Auto-enrollment disparity finally starting to converge

Improving their plan designs, defined contribution plan executives are making progress in addressing a continuing conundrum among DC plan savers – the average contribution rates for participants who are automatically enrolled remain lower than the average for those who enroll voluntarily.​ "Sponsors are getting smarter," said Jean Young, senior research analyst at Vanguard Group's Center for Investor Research, referring to contribution-raising practices such as higher initial deferral rates for auto-enrolled participants, greater use of auto escalation in plans and higher contribution caps on auto features. "This is huge that the rates are converging."

Among plans for which Vanguard is the record keeper, for example, the average deferral rate for voluntarily enrolled participants was 7% of salary in 2009 vs. 4.8% for auto-enrolled participants, according to Vanguard's recently published annual report, How America Saves. 

For the former, the average deferral rate crept up in subsequent years to 7.3% in 2015. For the latter, the rate grew almost steadily during that period to 6.7% for 2015.

Last year, the average deferral rate for the voluntarily enrolled group was 6.3% vs. the automatically enrolled group average of 6.1%. Ms. Young attributes the dips in both groups' deferrals to Vanguard having added a number of retailers as new clients, whose employees traditionally have lower wages.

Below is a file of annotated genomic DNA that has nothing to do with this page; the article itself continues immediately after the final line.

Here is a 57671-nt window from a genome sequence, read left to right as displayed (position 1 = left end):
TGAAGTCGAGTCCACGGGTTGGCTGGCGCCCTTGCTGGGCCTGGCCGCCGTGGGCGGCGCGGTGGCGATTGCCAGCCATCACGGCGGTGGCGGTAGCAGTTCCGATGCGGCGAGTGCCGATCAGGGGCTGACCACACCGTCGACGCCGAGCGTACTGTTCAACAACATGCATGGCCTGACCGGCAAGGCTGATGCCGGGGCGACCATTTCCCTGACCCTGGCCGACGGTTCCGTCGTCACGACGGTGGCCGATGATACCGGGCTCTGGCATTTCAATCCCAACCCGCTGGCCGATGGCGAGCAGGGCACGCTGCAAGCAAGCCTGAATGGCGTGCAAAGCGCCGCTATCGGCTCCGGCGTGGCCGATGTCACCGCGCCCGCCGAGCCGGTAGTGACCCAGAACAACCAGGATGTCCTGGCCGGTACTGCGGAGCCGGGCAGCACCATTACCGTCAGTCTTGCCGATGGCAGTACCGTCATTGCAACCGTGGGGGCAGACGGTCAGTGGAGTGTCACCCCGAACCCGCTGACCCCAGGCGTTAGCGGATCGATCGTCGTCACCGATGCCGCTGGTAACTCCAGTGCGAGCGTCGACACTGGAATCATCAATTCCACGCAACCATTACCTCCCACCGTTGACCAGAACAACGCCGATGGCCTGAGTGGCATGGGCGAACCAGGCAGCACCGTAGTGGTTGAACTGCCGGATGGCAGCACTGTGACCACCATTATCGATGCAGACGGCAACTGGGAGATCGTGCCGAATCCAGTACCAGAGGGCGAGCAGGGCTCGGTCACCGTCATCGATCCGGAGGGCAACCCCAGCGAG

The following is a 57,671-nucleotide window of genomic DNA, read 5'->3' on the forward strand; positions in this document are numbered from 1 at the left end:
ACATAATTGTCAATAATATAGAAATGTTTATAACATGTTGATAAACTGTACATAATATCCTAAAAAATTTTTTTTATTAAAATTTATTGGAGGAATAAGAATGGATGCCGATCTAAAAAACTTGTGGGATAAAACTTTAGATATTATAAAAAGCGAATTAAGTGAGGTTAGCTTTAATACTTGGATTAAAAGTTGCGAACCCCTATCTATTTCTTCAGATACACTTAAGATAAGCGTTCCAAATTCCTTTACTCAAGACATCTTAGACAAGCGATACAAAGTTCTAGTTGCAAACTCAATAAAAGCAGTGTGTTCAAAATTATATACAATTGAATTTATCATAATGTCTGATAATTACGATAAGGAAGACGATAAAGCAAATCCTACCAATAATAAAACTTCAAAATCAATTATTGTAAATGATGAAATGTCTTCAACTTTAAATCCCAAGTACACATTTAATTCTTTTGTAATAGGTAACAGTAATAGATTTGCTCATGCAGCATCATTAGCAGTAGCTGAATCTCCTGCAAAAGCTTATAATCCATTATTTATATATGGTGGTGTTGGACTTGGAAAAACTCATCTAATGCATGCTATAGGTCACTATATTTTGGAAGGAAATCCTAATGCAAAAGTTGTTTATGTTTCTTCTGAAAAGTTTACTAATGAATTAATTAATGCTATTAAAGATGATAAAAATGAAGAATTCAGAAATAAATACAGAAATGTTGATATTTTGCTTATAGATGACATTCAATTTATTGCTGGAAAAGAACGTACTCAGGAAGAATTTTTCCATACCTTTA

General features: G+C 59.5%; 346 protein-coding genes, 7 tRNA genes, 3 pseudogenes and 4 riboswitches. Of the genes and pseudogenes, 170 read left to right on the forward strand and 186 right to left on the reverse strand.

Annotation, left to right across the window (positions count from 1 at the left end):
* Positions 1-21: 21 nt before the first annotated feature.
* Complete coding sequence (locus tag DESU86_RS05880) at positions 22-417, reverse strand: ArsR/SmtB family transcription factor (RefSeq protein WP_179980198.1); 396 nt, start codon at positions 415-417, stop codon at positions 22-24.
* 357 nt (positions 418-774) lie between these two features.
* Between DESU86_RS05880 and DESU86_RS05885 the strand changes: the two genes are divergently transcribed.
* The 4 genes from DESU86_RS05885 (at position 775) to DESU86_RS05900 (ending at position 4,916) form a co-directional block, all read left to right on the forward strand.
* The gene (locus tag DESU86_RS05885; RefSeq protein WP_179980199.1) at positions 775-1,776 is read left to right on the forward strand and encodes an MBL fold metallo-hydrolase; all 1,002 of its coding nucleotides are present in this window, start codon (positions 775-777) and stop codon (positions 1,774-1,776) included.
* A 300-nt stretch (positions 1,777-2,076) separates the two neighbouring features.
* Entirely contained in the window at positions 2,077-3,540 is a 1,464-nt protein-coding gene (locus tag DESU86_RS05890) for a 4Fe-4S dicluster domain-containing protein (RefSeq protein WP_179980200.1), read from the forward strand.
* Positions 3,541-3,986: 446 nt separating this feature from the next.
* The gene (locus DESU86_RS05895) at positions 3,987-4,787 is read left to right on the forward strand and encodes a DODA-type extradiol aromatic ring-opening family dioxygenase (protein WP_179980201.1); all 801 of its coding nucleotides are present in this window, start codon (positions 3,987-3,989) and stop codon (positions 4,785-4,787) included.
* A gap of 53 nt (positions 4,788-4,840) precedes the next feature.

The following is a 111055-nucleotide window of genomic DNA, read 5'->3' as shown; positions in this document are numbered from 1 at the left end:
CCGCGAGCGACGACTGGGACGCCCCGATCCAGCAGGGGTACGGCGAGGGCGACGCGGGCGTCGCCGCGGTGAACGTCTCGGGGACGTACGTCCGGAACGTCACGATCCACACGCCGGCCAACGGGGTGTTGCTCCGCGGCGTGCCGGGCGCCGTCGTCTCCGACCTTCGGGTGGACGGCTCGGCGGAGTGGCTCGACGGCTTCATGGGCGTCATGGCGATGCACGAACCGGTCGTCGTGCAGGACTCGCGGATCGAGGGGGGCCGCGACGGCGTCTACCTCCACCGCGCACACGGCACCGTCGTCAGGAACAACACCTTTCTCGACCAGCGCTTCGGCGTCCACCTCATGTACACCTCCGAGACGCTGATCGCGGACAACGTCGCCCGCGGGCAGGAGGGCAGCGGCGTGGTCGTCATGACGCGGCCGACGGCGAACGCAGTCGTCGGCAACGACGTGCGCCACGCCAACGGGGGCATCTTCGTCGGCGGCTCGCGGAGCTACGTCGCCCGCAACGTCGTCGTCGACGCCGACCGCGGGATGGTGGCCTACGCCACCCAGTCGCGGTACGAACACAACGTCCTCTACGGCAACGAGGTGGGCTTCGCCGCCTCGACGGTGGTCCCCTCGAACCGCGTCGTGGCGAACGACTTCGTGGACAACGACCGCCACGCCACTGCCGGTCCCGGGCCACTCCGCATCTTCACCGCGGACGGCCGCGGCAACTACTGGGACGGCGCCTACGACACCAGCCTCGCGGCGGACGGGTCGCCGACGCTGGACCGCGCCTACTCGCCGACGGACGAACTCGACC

Ms. Young said the closing of the voluntary-automatic gap is due, in part, to DC plans raising their initial ​ auto-enrollment ​ deferrals beyond the traditional 3%. Last year, 48% of Vanguard clients offering auto-enrollment had initial deferral rates of 4% or higher. In 2009, it was 27%.

Last year, Vanguard clients' plans offering auto-enrollment had a 90% participation rate vs. a 63% rate for plans without auto-enrollment. Plans with automatic enrollment "have higher participation rates across all demographic variables," the report said.

However, average deferrals among participants in auto-enrolled plans can be suppressed or discouraged by participants' inertia or by plan design.

For example, a participant who is auto-enrolled at 3% might not add to that annual contribution. Or, a plan that auto-enrolls participants at an initial deferral rate below the company match is allowing those participants to leave money on the table.